If you do not like a business model you don't use it and support it. If enough people do support a particular business model, it will flourish because the consumer votes with his/her wallet.

That's how it works.

UO was made because some people thought they could make money off of charging a monthly fee to play a video game and they were right...an avalanche of games followed. There is no higher ideal behind this.They are video games, they contribute nothing to society at large but entertainment. We would survive just fine without them. The potential to make Money is the only reason they exist.

Today the monthly fee is sputtering out compared to micro-transactions but the industry saw this coming years ago.
Western games opted for monthly fees AND micro transactions and it worked and they made money. Now if you want that "little extra" you pay. Enough people have in many game to justify it. Now its just the way things are. There is a billion dollar a year third party gold farming industry that completely validates this.
That's what happens when people have more money then sense.


Posted: Jan 21st 2010 12:35PM (Unverified) said

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A company out to make money is fine and normal I don't think anyone thinks a company makes a game not caring if they make a return on their work and investment.But in order to make the money they should have to put out a good game and in an MMORPG give you a good service and reasons to continue using that service.

Also in the past game developers have had passion about making games and making them great and entertaining.In making games liek so they hope consumers will appreciate it and give thme moeny for it.Like movies and songs developers in the past have wanted to feel their was some artistry in their business.It's articles like this that make me think may they were wrong and Roger Ebert was right in that video games will never be recognized as an art form.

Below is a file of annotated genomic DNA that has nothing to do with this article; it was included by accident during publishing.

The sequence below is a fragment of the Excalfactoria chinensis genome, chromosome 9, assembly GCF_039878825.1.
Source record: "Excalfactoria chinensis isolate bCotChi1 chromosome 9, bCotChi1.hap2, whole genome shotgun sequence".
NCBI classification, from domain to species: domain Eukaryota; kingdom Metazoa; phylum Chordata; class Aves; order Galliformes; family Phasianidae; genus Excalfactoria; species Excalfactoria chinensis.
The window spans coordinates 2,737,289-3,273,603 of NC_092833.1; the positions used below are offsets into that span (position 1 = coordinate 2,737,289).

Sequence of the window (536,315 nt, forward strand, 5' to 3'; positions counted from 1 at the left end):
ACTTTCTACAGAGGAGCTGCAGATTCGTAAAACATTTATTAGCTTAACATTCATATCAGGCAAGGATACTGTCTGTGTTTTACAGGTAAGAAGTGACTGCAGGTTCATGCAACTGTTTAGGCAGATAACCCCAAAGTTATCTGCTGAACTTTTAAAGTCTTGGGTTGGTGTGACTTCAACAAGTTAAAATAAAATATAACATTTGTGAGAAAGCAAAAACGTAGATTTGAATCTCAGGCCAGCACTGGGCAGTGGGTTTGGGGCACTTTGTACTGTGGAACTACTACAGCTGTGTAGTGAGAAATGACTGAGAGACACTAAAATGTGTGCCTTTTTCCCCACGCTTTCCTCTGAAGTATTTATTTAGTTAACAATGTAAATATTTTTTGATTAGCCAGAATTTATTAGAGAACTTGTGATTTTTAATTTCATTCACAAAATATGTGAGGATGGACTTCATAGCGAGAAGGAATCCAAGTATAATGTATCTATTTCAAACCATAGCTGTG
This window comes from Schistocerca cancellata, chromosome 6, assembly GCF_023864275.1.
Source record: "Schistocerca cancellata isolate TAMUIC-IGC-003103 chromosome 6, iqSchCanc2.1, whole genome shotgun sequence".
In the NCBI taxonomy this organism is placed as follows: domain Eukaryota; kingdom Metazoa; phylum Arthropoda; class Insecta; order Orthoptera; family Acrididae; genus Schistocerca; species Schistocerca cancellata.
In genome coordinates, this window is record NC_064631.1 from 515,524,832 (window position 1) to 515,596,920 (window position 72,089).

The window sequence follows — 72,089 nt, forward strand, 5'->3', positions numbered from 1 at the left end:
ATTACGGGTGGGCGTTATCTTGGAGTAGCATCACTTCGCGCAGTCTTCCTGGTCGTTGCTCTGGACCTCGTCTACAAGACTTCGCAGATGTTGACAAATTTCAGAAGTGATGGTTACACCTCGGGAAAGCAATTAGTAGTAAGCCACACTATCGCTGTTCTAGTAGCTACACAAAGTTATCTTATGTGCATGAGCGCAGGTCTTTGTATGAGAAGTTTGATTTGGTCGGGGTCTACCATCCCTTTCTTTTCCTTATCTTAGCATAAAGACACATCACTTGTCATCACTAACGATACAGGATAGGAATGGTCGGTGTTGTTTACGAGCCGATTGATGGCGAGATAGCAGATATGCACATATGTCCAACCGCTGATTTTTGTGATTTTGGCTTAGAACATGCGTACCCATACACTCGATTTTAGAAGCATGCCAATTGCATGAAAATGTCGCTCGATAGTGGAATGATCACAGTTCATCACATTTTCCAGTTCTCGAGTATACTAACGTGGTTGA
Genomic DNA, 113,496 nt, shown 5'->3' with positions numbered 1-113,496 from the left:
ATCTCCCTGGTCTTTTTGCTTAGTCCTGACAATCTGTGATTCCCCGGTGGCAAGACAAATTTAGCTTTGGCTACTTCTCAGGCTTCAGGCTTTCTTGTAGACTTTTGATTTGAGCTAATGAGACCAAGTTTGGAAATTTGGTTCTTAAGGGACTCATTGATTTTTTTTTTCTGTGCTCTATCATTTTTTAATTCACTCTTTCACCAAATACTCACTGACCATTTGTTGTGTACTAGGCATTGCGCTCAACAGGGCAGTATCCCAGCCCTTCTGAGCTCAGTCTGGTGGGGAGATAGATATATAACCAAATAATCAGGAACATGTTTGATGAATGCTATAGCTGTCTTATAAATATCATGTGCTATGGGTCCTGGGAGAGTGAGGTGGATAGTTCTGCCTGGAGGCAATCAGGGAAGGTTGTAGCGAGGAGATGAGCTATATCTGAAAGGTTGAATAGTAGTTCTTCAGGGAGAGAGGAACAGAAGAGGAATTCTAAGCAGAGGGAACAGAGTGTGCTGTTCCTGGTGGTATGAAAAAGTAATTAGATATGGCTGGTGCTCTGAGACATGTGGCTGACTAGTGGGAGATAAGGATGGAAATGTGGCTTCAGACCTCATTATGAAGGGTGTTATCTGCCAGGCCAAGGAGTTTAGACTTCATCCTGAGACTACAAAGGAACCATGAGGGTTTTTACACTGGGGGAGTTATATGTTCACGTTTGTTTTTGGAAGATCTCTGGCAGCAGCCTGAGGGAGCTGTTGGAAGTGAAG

Now there is another problem in our section of the market to,so called smart consumers who sympathize with companies and feel they can do whatever they want to make money and it's fine.What a consumer is supposed to do is not sympathize with the producers of products and worry about getting the most value for their money and also to keep companies honest ethically by withholding said money if they feel the company is not putting out a good product or is behaving in a rapacious manner.

Instead we have people who believe they know everything about business and say "Greed is good" despite what such attitude and consumer complacency has done to the economy of the world in general.Who will put up with anything to get a new product or a favorite IP and are partly responsible for screwing how a free market is supposed to work.



Posted: Jan 21st 2010 12:37PM (Unverified) said

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this country is in such fucking trouble

Posted: Jan 21st 2010 12:40PM (Unverified) said

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There's one way to make money off your customers, by producing a product that people are excited about, interested in playing and will continue to play because it's a quality piece of software.

There's another way to make money off your customers, by creating an online shop and populating it with costume pieces and must-haves while endgame content is virtually non-existent.

Posted: Jan 21st 2010 12:41PM macallen said

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I think the concern about the devs "being in it for the money" is that they've changed what money they're in it for.